A combination of dwindling revenues, ongoing state and federal cuts and increasing community needs have Douglas County Administrator Craig Weinaug proposing what would be the largest property tax increase in his more than three decades in local government.
Budget hearings ahead
Representatives of departments, agencies and programs that receive money from Douglas County government are scheduled to make their cases to county commissioners for financing in the 2011 county budget.
Hearings begin at 8 a.m. and continue through 10:30 a.m. at the Douglas County Courthouse, 1100 Mass.:
• Monday: Bert Nash Community Mental Health Center; Emergency Communications; Information Technology; Sheriff; Public Works; Destination Management Inc.; Lawrence-Douglas County Health Department.
• Tuesday: Emergency Management; District Attorney; Lawrence-Douglas County Fire Medical; Jayhawk Area Agency on Aging; potentially others requested by commissioners.
• July 19: Community Corrections and courts; administrative issues, including employee pay/benefits, Capital Improvement Program, Building Fund; discussion of heritage, open space and economic-development initiatives.
• July 20: Discuss decisions on changes to budget.
• July 26 and 27: Additional hearings, if necessary.
And that’s just fine with him, as a starting point for deliberations.
“This budget does not defer public costs to future years,” Weinaug said of his proposed spending plan for 2011. “It does, in fact, play catch-up.”
The budget, which would allocate $69.5 million for the county’s public services, projects and reserve funds, calls for a property tax increase of 16.6 percent.
Among other things, the additional money would:
• Cover a $1 million decline in revenues generated by mortgage taxes.
• Help agencies such as Bert Nash Community Mental Health Center and Douglas County Community Corrections recover from revenue cuts from state and federal sources.
• Restore $500,000 to the county’s Capital Improvement Program, which finances major road projects, building maintenance and other projects.
• Pump $500,000 into a new economic-development fund, plus another $500,000 into a new fund to purchase and promote preservation and use of open space and other so-called “heritage” assets and activities.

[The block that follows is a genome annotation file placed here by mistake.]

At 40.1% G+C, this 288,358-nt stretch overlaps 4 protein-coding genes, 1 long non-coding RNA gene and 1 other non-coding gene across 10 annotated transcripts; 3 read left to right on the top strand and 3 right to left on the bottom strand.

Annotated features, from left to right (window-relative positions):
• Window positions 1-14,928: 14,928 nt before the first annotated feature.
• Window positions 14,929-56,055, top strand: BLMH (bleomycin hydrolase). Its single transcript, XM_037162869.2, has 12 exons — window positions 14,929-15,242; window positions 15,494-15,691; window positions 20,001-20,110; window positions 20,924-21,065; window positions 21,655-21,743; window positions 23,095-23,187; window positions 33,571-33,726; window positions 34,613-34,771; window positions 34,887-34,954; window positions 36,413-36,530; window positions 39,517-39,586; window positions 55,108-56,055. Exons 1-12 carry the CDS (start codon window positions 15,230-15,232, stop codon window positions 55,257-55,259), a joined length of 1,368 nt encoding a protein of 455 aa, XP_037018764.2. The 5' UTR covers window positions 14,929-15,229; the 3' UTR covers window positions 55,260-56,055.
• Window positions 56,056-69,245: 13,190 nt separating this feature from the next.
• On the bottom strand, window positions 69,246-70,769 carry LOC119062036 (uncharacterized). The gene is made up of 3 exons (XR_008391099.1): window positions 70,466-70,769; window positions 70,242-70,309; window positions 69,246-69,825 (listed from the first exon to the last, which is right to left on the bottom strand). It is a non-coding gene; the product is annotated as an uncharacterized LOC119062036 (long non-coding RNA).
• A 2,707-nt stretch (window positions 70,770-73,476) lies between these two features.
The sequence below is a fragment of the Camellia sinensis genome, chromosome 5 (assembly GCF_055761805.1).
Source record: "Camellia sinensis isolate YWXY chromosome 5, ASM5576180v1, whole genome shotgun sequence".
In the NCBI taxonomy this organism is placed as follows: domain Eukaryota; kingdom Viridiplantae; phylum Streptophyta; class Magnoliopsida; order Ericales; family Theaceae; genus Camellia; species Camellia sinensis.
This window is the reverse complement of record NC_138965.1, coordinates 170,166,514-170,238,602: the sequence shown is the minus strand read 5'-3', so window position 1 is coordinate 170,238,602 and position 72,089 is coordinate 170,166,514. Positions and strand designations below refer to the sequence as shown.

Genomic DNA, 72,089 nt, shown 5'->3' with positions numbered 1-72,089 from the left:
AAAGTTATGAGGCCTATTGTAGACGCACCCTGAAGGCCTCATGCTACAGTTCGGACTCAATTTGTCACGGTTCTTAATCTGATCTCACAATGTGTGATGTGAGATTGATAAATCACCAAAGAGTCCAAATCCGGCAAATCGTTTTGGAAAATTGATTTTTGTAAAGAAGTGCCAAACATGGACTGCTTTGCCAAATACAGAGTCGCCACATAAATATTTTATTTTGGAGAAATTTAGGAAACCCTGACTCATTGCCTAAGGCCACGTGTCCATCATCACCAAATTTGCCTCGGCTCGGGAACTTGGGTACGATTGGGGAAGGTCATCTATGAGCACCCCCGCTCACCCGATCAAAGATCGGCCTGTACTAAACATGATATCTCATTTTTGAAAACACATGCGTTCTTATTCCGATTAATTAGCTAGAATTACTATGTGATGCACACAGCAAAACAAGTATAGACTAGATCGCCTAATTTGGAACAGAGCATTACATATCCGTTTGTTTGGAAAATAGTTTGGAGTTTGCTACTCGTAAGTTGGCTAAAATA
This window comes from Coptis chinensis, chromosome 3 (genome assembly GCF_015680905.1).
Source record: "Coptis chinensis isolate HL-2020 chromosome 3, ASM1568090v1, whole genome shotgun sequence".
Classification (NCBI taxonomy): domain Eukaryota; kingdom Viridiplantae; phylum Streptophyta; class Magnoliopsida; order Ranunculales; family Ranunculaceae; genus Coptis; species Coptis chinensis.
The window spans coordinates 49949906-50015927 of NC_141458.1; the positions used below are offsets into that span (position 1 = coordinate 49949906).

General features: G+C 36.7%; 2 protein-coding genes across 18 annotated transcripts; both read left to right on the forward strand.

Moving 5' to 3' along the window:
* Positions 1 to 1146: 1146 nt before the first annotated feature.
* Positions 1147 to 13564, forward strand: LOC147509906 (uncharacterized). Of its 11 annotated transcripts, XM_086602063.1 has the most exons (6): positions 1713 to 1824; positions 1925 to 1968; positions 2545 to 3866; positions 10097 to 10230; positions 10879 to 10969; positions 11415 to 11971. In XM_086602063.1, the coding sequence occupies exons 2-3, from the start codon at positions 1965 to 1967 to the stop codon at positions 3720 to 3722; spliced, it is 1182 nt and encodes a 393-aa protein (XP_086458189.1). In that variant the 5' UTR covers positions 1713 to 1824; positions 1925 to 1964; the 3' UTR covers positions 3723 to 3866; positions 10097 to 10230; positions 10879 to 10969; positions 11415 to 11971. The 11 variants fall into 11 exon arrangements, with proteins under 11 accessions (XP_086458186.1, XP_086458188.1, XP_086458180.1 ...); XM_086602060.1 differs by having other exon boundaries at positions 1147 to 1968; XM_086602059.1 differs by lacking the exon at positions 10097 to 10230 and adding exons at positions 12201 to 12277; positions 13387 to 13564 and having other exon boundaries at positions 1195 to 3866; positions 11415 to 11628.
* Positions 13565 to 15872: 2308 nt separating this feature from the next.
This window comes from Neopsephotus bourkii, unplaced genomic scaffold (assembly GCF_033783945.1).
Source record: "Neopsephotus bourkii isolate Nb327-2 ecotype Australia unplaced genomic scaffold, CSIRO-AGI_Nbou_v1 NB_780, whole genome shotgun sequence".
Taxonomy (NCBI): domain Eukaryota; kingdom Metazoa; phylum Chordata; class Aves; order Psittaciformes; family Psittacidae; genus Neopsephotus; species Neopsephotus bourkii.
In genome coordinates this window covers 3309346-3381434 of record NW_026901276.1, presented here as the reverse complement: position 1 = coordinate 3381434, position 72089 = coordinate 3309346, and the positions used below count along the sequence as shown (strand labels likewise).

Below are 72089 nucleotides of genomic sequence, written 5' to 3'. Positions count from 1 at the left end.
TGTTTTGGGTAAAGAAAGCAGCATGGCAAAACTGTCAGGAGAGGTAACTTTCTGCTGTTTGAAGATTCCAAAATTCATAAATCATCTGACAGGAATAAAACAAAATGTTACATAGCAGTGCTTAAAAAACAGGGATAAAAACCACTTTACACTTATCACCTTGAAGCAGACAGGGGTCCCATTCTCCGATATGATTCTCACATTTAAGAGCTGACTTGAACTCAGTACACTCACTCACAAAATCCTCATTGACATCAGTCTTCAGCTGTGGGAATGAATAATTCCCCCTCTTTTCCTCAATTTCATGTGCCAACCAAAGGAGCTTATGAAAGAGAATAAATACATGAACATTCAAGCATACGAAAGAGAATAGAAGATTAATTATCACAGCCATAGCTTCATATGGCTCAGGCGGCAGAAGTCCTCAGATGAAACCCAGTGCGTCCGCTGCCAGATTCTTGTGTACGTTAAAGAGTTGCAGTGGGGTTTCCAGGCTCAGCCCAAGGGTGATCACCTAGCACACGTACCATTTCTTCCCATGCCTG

To do all that and more, commissioners would need to increase the county’s property-tax rate by 5.44 mills. With a mill equal to $1 of tax for every $1,000 of a property’s assessed valuation, the boost would cost the owner of a $150,000 home another $93.84 in property taxes.
“I know it’s a jaw-dropper,” said Nancy Thellman, commission chairwoman. “I also know that these are extraordinary times. … We’ll end up with some kind of increase, but I don’t know how much.”
Commissioners plan to conduct budget hearings during the next two weeks, to review and possibly adjust specifics for spending and revenue generation. They plan to formally approve their budget next month.
“I think it’s highly likely there will be a slight mill levy increase, just to provide the essential services that we need to provide,” Commissioner Jim Flory said.
Other local governments are mulling tax increases as well. The Lawrence school district is discussing prospects for boosting its property tax rates for 2011, and while Lawrence city commissioners are considering a proposed budget that would hold the line on municipal property taxes, they will review possibilities for increasing rates for water, sewer and trash services.
City commissioners also have agreed to have Lawrence voters decide in November whether they want to increase property tax bills by 2 mills to finance construction and operations of an $18 million expansion to the Lawrence Public Library. The construction tab would be paid off during the next 20 years.
County Commissioner Mike Gaughan said that while the county’s revenue sources continue to deteriorate, community needs do not.
And while state government can and will continue cutting its own spending, he said, taxpayers will be left to pick up many of those costs on their local tax bills.
“If communities value the services that they receive, then local government needs to step up to the plate and find the revenue for that,” Gaughan said.